Inside Ines Di Santo’s Digital Universe

Dawn Bromander, President of Ines Di Santo, talks to The Bridal Council about reaching young brides through irresistible and inspiring content.

click to view the Magazine

click to view the Magazine

How did the idea of Ines the Magazine come about?

A year ago, in April, we began exploring what kinds of interesting alternatives there might be to the standard April/October runway show model. That season, we did a press activation where we invited the press to be a part of a major shoot we did for social.  

At the end of the day, we found ourselves with several beautiful editorial segments —  stories that we wanted to tell.  Our creative team for our shows and photoshoots is Moses Media, led by Deborah Moses. She was the editor of Elegant Bride several years ago. With her on board, we made the decision to pull the trigger on something of our own.

How long has it been in the works?

We went to work on it shortly after last April’s market. The first issue dropped early September before October market when the styles were fully shipped in stores.

What voids in the media landscape do you think it fills?

We all know it is a difficult market for print right now. The budgets for creative editorial are understandably slim.  

We also believe that while social media is still vital, there remains a desire to see and experience more than the snapshot view. This rings especially true for the person who appreciates fine things.  

For us, this fills our desire to tell our stories. Several years ago, we made the decision to run multiple pages in fewer publications with the same wish to share a juicy, in-depth look at the season Ines had created. It worked well for us for a couple of years. Our digital magazine is the evolution of that first step to own our narrative.

What types of features make it unique from other bridal magazines?

Right now we are loving the flexibility of adding features as interesting content becomes available. In issue two, we featured the bridal shower of our Customer Service Manager, Melissa. Ines designed a beautiful jumpsuit for her, and Melissa and her family created a lovely event.  

We also are thrilled with the ability to call out some of our partners. We work with talented, interesting people worth sharing with our readers. They enrich our experience ,and sharing their stories gives the reader a look at an important piece of our DNA.  

Who is your target audience?

Couples planning a wedding and the team they surround themselves with — friends, family and the professionals they hire.  

How do you think this inspires millennial brides?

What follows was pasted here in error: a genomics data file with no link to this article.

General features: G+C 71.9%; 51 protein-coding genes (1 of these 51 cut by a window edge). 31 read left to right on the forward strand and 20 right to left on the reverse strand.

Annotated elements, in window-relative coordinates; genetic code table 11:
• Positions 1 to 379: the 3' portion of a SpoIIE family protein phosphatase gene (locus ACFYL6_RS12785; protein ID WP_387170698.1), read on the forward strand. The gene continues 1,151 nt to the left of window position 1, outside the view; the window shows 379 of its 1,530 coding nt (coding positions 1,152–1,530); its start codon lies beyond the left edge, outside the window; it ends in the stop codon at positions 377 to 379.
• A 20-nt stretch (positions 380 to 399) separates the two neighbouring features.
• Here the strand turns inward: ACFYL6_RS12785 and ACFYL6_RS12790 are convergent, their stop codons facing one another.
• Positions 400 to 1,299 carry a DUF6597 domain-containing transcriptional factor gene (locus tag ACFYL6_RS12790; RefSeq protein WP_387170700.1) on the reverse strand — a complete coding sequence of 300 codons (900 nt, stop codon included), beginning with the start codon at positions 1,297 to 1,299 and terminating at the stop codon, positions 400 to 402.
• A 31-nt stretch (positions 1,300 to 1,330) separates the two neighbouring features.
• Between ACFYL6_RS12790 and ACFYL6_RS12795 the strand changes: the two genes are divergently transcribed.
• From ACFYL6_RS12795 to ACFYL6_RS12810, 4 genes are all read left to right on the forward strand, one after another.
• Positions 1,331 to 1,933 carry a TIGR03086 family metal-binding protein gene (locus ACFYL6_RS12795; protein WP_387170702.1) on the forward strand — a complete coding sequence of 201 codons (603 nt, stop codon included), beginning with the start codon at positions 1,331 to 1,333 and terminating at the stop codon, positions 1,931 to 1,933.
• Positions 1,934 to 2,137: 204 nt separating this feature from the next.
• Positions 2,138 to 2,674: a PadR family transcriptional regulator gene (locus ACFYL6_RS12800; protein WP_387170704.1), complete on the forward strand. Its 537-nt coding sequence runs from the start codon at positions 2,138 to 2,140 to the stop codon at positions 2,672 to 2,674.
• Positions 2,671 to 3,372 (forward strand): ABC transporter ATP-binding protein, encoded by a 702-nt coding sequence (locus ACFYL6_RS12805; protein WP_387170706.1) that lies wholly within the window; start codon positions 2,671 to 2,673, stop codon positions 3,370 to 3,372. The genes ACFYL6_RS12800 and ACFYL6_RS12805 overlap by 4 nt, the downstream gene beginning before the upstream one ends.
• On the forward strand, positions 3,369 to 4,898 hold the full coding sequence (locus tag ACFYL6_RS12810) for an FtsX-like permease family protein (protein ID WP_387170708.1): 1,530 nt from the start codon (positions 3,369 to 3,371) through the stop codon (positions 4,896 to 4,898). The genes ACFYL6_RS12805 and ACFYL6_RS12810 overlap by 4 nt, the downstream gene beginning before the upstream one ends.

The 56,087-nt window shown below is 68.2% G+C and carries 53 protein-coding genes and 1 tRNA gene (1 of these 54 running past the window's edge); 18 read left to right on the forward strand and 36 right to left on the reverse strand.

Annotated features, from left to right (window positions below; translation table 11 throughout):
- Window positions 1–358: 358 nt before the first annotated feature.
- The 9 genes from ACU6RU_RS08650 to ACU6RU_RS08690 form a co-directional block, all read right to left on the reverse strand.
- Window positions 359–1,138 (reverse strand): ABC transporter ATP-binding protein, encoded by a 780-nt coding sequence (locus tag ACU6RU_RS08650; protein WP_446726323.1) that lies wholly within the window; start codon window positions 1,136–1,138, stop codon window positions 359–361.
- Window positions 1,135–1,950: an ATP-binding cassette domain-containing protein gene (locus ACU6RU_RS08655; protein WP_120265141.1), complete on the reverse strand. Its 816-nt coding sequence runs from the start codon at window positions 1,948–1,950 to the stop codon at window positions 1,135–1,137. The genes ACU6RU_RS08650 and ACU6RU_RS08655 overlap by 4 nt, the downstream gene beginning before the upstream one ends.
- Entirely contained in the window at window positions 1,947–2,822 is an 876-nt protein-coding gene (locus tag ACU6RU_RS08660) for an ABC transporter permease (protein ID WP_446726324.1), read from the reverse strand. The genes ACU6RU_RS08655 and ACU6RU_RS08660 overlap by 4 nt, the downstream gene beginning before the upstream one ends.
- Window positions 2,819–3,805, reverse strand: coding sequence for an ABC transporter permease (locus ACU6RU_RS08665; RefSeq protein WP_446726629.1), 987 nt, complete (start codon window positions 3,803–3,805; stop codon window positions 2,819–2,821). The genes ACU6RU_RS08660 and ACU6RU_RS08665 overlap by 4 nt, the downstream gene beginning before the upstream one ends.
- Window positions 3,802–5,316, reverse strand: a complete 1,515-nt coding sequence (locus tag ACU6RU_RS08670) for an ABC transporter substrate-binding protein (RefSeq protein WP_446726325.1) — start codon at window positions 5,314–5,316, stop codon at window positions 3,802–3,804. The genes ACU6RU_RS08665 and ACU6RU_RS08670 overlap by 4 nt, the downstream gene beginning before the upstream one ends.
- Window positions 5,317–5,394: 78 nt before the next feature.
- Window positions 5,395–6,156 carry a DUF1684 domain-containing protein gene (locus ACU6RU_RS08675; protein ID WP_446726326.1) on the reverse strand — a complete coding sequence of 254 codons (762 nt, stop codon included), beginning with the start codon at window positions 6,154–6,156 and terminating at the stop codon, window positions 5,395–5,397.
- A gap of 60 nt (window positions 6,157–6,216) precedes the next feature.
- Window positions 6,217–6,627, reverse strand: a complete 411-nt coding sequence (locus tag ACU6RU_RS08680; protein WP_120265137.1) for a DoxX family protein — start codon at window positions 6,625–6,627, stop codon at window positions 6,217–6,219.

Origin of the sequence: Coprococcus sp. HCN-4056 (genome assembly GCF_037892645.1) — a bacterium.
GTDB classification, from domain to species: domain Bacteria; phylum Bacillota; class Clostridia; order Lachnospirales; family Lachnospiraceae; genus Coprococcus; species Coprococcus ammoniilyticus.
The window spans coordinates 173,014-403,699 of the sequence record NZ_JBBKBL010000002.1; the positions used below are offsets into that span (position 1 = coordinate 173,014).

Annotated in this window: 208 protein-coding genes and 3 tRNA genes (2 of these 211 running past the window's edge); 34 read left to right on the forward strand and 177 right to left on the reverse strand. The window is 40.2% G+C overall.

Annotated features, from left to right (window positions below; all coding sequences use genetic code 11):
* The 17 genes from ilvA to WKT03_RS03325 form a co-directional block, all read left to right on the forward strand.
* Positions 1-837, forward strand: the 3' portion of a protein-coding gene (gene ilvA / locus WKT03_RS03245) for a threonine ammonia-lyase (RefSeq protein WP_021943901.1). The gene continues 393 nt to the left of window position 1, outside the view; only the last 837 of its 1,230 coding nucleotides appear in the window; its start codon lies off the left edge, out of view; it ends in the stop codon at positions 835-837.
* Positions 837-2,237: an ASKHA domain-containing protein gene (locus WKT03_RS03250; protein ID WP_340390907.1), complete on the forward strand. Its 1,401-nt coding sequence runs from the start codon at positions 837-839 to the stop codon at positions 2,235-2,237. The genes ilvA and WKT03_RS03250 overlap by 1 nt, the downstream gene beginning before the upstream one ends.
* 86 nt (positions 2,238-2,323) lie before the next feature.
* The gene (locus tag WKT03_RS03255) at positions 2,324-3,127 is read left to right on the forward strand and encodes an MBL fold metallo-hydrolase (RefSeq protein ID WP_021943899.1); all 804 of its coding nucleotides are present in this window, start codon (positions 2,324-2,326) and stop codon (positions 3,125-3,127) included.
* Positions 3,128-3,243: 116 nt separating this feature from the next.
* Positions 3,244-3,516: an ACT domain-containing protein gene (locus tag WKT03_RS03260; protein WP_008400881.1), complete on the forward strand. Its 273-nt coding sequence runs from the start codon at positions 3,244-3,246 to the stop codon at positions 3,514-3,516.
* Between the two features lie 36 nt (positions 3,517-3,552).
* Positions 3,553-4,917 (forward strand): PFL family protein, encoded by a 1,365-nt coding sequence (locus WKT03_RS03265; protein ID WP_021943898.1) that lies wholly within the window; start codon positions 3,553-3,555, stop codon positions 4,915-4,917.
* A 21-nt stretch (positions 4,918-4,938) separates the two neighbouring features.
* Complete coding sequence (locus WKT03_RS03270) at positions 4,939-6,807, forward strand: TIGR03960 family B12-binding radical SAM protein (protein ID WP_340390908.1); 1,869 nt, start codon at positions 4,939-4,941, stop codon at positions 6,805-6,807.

I think the mistake being made in all markets is thinking that there is a single answer to the question: Who is the millennial customer and what does she want?  There are as many answers to that question as there are women engaged. The magazine allows us to show all the facets of who Ines is as a designer and who we are as a brand. 

This gives us a chance to speak directly to the bride and allows her to decide if our direction is right for her.

We began a hashtag several seasons ago, #iaminesdisanto.  We’ve continued “I am Ines Di Santo” in the book to show the many kinds of women we dress and to celebrate their diverse beauty and style.  

 Tell us about the creative process. How would you describe the aesthetics of the magazine?

The aesthetic of the magazine reflects the season that inspires the issue. In our last two seasons, Ines and her design team were inspired by the concept of telling a story or a tale on the runway. Their story boards are not a simple collection of the work of others.  They are a progression from left to right of a vivid inspiration far removed from our bridal world.  Each gown or piece of jewelry is then created to move the story forward.  Our Jewel Box collection of gowns was born out of this process. These are the pieces that are rich in detail and color that start each of the chapters. The magazine is an extension of their boards and the creative process that starts each shoot we do.

From start to finish, how long does it take to create the magazine?

We start to talk through ideas right after market. Like every creative project ever done, the real work happens a few short weeks before launch. Deadline pressure sparks a different kind of creative fire.

How do you see the magazine evolving? 

Right now, we are exploring the events around the event. The diversity of our millennial woman provides all kinds of visual inspiration and beauty. Destination is no longer limited to the beach,  and we find our couples creating adventures that speak to their lifestyles.  We love the weddings that are rich in all the details, yet intimate with the smallest gathering of dearest family and friends. We look forward to featuring the weekend weddings and the events  around them — the welcome party, the golf tournament, the sailing afternoon.  We can’t wait to cover our first sunrise wedding and the breakfast celebration that follows it. Ines will keep the fashion forward and then follow our bride where she takes us.